There is no doubting Ole Gunnar Solskjaer’s place in Manchester United folklore – but the fact he is now their caretaker manager has raised a few eyebrows.
Solskjaer scored 126 goals in 366 appearances during his 11 years at Old Trafford and is best remembered for scoring the winner in the Champions League final against Bayern Munich in 1999.
The fans’ favourite – affectionately known as the ‘baby-faced assassin’ – also won six Premier League titles and two FA Cups with United.
But as a manager, he is somewhat unproven.
Solskjaer has enjoyed two successful spells with Norwegian club Molde but, between those, he lasted less than nine months at Cardiff City and got them relegated from the Premier League.
Arguably that failure is a blot on an otherwise burgeoning CV, but it is a significant enough one for some to doubt whether he would be the right man to succeed the sacked Jose Mourinho at Old Trafford.
“For Manchester United to be appointing an interim manager is a shambles,” said former United midfielder Robbie Savage.
“Yes, Solskjaer might have scored the winning goal in the Champions League final but is this where Manchester United are?
“He’s a legend and the fans sing his name, but really?”
One of Solskjaer’s former United team-mates, Darren Fletcher, is a little more open to the idea.
“Ole has got cutting words,” he told BBC Radio 5 Live.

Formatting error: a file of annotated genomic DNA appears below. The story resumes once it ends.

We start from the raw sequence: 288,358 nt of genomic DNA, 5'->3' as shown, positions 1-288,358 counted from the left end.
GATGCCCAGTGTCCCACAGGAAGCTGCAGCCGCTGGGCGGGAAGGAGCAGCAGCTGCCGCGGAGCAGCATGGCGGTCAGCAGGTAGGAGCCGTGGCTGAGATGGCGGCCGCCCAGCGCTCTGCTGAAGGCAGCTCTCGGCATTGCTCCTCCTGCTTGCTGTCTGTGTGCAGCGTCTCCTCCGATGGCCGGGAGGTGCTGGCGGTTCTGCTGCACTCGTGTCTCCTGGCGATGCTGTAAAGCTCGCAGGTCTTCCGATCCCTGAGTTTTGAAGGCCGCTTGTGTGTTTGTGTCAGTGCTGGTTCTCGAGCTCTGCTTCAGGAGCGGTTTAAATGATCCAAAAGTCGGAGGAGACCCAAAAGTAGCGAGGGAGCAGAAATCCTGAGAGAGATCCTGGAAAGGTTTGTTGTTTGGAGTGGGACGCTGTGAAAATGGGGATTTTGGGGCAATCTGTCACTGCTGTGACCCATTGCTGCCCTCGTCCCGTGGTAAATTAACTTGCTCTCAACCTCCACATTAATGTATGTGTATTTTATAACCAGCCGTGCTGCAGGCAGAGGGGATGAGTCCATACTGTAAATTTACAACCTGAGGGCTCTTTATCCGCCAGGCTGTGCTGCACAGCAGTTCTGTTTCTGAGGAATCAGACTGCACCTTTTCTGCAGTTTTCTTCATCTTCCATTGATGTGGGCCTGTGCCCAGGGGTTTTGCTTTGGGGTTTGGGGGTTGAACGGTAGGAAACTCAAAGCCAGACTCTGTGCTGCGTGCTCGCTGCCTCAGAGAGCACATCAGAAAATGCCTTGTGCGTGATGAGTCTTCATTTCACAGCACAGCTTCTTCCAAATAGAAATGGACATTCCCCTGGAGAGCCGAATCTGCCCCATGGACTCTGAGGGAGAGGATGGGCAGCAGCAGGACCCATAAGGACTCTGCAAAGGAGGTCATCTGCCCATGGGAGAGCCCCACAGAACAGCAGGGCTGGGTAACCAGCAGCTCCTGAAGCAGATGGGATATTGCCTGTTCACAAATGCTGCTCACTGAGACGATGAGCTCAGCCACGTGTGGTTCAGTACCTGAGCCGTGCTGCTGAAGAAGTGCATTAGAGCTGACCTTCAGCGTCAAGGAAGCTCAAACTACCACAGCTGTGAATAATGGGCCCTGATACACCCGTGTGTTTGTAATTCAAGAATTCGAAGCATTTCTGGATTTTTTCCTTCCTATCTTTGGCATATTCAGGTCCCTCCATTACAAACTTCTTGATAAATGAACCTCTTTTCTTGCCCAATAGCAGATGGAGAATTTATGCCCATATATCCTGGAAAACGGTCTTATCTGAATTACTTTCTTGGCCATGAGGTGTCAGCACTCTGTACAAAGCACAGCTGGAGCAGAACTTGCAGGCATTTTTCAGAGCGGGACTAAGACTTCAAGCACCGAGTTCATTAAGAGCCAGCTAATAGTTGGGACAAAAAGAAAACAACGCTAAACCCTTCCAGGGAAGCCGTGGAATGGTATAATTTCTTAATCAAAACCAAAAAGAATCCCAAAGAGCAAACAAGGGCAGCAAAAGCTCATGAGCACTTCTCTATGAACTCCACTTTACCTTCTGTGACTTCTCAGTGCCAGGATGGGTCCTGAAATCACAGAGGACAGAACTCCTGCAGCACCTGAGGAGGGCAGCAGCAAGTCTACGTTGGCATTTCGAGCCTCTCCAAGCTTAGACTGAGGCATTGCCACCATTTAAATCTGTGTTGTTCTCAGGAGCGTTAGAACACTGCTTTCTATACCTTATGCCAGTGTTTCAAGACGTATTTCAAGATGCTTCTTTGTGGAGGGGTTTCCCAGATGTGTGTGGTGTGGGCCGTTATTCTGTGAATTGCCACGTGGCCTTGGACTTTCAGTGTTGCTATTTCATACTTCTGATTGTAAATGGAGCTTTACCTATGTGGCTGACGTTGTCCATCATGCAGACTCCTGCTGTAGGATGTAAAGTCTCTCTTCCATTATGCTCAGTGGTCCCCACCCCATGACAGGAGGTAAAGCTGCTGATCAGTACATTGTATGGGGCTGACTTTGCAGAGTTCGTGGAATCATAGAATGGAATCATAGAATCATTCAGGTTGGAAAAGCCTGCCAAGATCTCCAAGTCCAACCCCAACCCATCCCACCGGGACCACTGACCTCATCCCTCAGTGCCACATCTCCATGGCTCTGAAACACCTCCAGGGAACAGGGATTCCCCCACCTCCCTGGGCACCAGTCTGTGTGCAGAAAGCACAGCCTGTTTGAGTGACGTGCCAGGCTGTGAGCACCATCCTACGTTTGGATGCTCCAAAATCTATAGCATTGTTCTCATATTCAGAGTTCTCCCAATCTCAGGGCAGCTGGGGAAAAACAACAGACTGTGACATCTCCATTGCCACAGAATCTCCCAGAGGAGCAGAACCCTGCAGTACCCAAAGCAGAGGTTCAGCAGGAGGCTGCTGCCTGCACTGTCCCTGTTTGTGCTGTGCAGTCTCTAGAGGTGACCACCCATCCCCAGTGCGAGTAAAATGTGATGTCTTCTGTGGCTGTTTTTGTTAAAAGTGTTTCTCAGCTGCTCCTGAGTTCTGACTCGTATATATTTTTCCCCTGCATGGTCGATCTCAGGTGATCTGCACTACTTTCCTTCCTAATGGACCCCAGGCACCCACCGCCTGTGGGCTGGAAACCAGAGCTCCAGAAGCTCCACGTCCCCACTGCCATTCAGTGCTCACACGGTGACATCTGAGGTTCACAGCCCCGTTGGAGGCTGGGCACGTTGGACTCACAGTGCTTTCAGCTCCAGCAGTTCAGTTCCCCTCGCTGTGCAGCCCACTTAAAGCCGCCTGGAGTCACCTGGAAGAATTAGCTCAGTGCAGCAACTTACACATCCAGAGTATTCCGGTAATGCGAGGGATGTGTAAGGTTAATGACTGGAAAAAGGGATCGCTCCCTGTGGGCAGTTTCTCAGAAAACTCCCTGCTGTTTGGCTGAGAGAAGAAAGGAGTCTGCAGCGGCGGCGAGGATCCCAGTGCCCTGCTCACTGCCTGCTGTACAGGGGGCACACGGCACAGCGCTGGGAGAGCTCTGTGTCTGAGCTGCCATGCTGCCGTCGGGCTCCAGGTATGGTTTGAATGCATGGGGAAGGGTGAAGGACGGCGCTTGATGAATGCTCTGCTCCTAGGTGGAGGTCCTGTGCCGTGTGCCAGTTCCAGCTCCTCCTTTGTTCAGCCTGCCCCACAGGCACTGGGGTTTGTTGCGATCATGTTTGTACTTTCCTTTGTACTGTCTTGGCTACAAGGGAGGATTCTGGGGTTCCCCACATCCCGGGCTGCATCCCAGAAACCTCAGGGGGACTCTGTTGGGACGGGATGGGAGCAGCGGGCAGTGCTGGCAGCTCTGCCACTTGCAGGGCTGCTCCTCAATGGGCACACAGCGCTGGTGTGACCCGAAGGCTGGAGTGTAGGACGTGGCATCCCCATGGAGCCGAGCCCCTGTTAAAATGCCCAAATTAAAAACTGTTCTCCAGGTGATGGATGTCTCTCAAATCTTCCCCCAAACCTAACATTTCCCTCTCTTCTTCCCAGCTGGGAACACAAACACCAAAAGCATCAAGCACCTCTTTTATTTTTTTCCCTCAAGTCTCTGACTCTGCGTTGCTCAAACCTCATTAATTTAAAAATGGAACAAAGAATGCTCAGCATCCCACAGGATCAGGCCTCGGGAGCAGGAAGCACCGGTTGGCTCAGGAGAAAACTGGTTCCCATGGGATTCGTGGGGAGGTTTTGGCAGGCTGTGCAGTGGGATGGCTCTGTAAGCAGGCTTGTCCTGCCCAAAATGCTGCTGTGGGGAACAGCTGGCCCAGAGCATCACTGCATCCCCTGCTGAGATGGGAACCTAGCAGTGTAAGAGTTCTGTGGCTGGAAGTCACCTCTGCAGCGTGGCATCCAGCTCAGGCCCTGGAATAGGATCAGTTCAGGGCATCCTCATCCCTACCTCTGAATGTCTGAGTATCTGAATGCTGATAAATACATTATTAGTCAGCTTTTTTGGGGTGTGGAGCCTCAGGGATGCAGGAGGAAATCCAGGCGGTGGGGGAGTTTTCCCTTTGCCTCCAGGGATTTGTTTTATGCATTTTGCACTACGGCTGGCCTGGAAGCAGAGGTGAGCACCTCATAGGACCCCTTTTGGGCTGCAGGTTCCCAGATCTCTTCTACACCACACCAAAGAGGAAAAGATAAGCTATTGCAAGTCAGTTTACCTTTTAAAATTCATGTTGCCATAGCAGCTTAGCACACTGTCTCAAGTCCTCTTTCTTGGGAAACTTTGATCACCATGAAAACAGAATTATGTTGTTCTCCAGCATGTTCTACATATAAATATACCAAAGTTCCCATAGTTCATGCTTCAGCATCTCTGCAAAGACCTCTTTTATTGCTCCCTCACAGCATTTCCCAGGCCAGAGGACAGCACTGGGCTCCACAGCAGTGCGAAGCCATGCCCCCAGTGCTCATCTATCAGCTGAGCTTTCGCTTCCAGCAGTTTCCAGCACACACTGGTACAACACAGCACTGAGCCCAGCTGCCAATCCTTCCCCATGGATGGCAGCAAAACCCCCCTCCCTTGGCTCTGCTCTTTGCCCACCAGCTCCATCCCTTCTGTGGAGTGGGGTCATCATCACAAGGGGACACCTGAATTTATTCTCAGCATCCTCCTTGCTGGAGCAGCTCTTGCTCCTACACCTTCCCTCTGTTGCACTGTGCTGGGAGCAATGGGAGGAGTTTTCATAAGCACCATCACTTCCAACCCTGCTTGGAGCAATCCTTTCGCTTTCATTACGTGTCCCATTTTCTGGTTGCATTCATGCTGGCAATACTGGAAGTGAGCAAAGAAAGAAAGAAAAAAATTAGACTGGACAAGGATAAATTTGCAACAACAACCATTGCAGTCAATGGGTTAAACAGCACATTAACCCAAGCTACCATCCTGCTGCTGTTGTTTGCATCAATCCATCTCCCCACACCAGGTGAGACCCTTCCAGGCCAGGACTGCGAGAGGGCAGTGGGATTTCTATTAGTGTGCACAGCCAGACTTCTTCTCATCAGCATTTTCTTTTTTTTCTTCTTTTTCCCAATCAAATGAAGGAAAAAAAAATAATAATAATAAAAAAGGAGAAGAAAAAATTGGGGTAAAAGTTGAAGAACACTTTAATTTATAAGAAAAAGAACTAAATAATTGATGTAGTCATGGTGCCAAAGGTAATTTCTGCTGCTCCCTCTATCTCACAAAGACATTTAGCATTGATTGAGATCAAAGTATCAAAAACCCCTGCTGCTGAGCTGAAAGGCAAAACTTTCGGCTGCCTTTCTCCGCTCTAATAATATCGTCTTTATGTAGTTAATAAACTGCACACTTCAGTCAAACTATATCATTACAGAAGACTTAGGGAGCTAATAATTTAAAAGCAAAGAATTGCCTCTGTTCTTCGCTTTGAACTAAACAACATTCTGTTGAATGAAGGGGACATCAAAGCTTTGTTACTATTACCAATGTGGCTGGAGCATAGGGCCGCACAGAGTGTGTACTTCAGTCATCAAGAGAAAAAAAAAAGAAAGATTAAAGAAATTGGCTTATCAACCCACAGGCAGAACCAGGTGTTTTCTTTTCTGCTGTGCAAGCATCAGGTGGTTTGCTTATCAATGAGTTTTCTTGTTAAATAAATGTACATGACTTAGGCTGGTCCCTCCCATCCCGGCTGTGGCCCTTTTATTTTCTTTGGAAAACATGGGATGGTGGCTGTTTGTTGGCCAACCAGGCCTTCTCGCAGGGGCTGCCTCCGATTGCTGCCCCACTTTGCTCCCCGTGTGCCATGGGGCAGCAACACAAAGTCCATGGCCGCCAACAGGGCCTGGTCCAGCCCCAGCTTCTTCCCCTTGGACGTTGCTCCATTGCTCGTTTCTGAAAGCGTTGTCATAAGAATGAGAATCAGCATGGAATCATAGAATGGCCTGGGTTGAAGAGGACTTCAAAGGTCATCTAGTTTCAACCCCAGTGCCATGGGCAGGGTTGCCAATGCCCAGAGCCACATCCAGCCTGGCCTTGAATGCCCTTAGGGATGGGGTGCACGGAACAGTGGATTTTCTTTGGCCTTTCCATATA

“The smiling assassin sums him up. He’s a lovely fella but Ole will let people know if he’s not happy with them.”
‘His Molde team is a bit like watching Liverpool’
Tor-Kristian Karlsen is the sporting director at Norwegian club IK Start and previously held the same role at clubs such as Monaco and Maccabi Haifa.
Karlsen has followed Solskjaer’s playing and managerial career and his IK Start side have faced Solskjaer’s Molde on several occasions.
“The way I see it, Solskjaer appears more ready to face a new challenge now than when he joined Cardiff,” Karlsen told BBC Sport.
“I’m sure that experience taught him a great deal and is something that will prove useful knowledge if he were to get another go in the Premier League.
“Molde started off the season quite slowly, but as the team started to gel and develop they ended up playing some exhilarating football.
“In my view, despite ending up second behind Rosenborg, they were the outstanding team this season.
“And had they not faced a slump in form during the summer months, in which they dropped some unnecessary league points – the early European rounds took their toll – they would have caught Rosenborg in the end.
“Molde played with a lot of energy, pace and flair. Their home win against Rosenborg towards the end of the season was the best performance I’ve seen from a team in Norway this season.
“Ironically, it was a bit like watching Liverpool against Manchester United at the weekend – Rosenborg could hardly get the ball out of their own half.
“Solskjaer has also done exceptionally well by bringing through some new talented players this season. Erling Braut Haland has already been sold to Red Bull Salzburg for a huge transfer fee and Eirik Hestad ended up as one of the most exciting midfielders in the league.”